So, today was the official start of the Chicago garage sale season. I decided to go hit the big Ravenswood Manor to-do. It's a fairly affluent neighborhood, full of giant bungalows and snuggled against the Chicago River. And it's easily accessible by train.
|or by tiger.|
I seem to have been the only one that took the train. When I arrived, there was a ridiculous procession of SUVs and mini-vans. I'll never understand why people think they need to drive such giant things everywhere, much less drive at all. Surely, not everyone out today was going to buy a whole truckload of furniture.
|$3 worth of books!|
But then, I bought a whole backpack's worth of books, so what do I know? After spending the first hour passing up boxes of baby clothes, baby toys and kid's VHS tapes, I finally found a few garages with actual adult things for sale. Mostly, these consisted of boxes of Whoopi Goldberg movies and 90's rock cds. I had no idea that so many people had purchased Sister Act II. The pile of 33 1/3 books (with the PKD and Adrian Tomine randomly thrown in) was a nice surprise for me, and gave me a brief false hope about the taste of middle-class America.
|$1! and just like the cars that real Native Americans drive!|
This lovable, clunky Buddy L car was from one of the few families that were selling anything older than the last five years. They were an older couple who had obviously just cleaned out their basement. There were some larger Tonkas and great old board games, but I wasn't up for taking anything home that wouldn't fit in my bag.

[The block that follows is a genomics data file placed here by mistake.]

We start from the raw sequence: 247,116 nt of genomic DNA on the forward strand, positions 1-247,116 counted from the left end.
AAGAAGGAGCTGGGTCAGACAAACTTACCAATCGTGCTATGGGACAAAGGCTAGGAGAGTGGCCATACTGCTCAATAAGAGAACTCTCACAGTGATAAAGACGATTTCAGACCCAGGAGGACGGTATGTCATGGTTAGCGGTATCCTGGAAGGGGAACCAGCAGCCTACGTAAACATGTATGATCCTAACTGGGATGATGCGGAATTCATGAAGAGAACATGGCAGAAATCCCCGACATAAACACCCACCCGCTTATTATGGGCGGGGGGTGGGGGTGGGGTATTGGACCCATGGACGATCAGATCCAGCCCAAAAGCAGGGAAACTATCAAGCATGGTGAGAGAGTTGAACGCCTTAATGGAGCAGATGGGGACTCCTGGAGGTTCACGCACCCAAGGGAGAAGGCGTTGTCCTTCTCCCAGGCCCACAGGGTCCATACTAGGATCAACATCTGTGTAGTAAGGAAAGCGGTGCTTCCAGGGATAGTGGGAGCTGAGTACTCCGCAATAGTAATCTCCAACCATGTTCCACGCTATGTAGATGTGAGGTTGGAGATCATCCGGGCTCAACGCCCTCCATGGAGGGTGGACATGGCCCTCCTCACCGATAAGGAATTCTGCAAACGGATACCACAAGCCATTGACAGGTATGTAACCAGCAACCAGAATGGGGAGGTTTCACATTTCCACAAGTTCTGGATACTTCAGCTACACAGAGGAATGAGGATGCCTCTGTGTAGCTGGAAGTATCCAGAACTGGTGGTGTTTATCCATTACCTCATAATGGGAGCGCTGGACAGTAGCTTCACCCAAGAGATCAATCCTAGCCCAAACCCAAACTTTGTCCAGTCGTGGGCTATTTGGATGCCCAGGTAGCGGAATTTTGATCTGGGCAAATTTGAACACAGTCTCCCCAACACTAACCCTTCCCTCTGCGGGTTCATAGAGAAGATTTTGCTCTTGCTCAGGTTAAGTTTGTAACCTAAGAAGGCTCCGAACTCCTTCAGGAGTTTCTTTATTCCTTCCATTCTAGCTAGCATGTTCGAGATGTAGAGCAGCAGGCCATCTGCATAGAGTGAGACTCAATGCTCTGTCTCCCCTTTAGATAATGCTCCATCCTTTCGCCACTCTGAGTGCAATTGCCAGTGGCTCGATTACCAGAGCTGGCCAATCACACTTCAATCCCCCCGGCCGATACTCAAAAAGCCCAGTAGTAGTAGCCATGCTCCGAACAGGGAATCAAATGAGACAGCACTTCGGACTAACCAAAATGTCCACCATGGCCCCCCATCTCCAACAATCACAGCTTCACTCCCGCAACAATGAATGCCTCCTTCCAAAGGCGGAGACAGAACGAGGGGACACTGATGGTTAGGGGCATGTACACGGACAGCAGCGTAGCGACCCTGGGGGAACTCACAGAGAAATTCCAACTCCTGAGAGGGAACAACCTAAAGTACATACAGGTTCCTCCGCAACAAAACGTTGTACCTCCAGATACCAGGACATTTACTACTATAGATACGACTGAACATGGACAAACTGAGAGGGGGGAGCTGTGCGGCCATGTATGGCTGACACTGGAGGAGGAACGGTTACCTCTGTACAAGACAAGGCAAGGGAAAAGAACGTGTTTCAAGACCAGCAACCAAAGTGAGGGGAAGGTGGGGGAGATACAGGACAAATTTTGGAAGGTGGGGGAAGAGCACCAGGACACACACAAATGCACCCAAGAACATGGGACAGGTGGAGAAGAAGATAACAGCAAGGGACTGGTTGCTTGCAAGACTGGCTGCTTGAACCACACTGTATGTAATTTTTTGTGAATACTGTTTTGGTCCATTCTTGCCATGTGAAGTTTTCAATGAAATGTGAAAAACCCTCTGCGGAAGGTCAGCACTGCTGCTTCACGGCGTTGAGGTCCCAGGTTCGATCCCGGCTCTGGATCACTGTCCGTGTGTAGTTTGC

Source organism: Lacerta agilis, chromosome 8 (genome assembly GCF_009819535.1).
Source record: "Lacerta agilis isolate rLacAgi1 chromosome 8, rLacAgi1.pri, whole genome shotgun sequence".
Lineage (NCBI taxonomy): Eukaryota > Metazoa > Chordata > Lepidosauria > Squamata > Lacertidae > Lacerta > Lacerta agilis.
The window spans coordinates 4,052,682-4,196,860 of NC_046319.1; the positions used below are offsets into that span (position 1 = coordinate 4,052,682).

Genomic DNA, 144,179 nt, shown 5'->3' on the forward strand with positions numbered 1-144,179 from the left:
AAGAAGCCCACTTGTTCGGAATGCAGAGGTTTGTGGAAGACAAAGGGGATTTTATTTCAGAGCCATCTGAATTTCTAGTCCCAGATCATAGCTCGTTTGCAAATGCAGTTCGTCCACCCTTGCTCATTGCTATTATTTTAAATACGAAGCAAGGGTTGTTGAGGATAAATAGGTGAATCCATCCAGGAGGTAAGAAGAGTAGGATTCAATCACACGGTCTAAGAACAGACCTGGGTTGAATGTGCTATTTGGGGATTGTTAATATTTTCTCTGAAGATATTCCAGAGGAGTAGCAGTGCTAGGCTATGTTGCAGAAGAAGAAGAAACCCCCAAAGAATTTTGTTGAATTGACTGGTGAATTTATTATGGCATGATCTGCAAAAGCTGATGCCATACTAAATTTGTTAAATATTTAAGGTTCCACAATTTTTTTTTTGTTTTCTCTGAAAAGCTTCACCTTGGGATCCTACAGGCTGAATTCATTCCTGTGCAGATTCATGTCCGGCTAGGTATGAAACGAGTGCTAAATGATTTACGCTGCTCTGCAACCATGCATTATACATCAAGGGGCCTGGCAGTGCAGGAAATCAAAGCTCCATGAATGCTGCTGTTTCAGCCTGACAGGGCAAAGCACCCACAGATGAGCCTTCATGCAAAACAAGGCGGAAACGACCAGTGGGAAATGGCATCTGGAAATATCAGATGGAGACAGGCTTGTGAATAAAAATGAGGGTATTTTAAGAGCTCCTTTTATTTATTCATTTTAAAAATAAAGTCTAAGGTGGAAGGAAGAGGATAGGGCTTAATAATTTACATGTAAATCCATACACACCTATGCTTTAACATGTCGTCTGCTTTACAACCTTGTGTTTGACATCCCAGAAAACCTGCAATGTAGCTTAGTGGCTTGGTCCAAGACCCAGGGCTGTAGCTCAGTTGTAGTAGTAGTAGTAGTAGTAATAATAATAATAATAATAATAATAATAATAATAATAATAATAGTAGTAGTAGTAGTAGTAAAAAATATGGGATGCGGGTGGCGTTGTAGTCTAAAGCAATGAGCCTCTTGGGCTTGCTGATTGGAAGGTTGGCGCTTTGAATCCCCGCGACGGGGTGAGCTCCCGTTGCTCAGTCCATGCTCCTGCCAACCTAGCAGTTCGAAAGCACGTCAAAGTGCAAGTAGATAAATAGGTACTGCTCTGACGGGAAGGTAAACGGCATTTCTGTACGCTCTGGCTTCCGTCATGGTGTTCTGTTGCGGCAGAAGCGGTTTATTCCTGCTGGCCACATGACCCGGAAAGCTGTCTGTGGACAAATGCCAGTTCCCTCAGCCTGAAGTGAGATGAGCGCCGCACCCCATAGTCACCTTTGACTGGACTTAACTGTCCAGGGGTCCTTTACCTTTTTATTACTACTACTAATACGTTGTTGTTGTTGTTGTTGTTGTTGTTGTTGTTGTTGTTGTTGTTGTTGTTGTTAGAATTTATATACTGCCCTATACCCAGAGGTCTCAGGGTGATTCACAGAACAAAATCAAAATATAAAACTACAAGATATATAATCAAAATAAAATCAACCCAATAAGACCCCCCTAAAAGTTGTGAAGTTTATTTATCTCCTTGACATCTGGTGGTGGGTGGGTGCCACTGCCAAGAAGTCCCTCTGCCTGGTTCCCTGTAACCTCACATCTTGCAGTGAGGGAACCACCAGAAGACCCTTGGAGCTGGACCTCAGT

A few other homes had vintage stuff for sale, but they were overpriced. In our internet age there should be no reason why anyone should be convinced that their damaged Archie comics would be worth a dollar each. Also, lining up in lawn chairs while chugging down beer and blasting jock rock is not going to keep patrons browsing through your collection of vintage Journey albums.
I finally ended up buying some comics from another table; at least, for having $1 boxes, these were bagged and boarded. More than I would usually spend on collage material, but I've actually been looking for a copy of that Kool-Aid Man promotional comic. It's one of many odd promos I've seen ads for in old issues, but haven't handled in person. The Transformers #1 is as close as I'll get to nostalgia, but toy tie-ins are always cool, anyway. The X-Men/Teen Titans just promises loads of Chris Claremont/Marv Wolfman soap opera dialogue.
In the end, I didn't take away a ton of loot, but I learned more than I needed to know about the listening and viewing habits of those in the higher income brackets. The people of Ravenswood Manor once spent many nights watching Titanic on VHS and listening to REM's Monster on CD. And now, so can you.